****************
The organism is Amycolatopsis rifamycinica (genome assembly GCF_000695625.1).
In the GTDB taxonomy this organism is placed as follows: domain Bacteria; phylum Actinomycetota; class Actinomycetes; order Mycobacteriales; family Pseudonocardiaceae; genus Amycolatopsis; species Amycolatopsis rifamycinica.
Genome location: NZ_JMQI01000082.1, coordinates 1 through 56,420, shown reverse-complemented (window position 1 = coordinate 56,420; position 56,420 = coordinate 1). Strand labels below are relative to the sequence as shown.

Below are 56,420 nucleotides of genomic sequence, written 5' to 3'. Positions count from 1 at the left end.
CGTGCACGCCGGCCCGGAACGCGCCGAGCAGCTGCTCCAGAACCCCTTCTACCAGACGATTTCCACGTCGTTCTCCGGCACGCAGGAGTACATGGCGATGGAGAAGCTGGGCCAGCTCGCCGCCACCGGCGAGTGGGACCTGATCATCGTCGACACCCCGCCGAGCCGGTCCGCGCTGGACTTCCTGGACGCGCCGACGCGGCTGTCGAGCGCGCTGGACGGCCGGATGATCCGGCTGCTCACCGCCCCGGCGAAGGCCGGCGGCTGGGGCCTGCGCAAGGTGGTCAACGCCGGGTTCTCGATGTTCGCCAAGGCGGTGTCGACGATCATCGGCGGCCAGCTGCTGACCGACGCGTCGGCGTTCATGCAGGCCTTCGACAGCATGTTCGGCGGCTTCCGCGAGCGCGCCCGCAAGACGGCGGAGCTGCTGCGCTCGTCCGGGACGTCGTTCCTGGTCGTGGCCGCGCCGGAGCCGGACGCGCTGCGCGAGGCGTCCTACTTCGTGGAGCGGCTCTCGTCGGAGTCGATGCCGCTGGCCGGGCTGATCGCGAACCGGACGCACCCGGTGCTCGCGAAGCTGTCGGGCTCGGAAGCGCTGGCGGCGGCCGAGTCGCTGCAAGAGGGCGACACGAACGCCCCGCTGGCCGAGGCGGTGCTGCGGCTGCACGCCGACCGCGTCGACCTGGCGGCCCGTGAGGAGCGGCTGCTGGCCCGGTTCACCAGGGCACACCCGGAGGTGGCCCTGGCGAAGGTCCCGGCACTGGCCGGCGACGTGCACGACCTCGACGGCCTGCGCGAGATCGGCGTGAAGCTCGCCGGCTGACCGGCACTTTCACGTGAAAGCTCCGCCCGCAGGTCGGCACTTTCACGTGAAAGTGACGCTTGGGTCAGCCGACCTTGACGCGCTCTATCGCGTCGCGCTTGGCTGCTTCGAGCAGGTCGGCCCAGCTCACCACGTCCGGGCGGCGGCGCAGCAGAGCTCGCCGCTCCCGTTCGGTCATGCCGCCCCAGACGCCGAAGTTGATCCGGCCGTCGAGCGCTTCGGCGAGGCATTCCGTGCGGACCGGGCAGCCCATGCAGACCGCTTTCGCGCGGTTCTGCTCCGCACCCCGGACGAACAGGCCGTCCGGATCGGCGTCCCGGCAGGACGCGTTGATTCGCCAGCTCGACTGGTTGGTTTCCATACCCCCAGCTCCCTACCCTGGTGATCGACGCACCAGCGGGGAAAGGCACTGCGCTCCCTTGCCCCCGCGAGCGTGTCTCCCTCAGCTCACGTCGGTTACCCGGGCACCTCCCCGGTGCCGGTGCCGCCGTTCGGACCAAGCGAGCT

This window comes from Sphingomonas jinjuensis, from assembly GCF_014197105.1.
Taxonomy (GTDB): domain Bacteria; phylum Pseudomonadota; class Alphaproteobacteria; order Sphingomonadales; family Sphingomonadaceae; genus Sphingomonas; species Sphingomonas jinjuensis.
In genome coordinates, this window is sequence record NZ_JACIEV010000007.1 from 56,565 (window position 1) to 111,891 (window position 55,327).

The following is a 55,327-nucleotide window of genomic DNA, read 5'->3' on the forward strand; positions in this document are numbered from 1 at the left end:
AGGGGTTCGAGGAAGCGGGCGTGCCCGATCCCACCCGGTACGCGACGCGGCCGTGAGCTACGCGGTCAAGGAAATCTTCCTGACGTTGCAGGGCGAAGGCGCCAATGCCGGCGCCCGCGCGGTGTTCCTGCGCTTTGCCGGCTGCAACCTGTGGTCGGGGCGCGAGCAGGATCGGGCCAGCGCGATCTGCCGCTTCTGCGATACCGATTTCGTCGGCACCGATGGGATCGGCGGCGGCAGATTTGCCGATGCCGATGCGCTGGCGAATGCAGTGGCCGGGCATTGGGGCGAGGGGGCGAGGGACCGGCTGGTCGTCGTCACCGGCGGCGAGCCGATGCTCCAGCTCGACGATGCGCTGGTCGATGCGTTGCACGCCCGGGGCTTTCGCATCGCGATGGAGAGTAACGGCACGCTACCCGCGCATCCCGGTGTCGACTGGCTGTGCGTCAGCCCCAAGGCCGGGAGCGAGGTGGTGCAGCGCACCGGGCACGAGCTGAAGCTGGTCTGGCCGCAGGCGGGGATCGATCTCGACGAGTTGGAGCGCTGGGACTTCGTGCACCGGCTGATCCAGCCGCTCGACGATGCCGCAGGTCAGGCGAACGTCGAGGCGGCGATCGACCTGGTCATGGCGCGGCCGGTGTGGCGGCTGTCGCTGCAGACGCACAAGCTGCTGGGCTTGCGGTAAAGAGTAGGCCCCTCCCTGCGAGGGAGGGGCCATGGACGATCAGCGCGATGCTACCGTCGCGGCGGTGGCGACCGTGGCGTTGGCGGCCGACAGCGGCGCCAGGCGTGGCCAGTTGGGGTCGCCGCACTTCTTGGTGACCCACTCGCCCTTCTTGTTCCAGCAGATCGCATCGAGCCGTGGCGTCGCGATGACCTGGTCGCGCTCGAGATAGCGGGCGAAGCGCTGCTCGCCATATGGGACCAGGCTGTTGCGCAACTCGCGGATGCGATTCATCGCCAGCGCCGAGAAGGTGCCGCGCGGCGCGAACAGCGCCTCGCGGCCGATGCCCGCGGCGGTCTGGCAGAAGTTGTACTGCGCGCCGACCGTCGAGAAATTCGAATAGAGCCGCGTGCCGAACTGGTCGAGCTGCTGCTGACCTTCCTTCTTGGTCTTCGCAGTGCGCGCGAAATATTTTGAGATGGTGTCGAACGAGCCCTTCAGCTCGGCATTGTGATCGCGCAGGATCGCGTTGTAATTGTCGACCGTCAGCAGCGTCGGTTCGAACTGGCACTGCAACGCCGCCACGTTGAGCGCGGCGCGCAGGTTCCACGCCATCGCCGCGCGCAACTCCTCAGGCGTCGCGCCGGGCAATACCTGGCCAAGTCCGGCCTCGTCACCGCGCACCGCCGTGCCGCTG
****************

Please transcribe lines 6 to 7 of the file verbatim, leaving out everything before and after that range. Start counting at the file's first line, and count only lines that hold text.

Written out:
This window comes from Sphingomonas jinjuensis, from assembly GCF_014197105.1.
Taxonomy (GTDB): domain Bacteria; phylum Pseudomonadota; class Alphaproteobacteria; order Sphingomonadales; family Sphingomonadaceae; genus Sphingomonas; species Sphingomonas jinjuensis.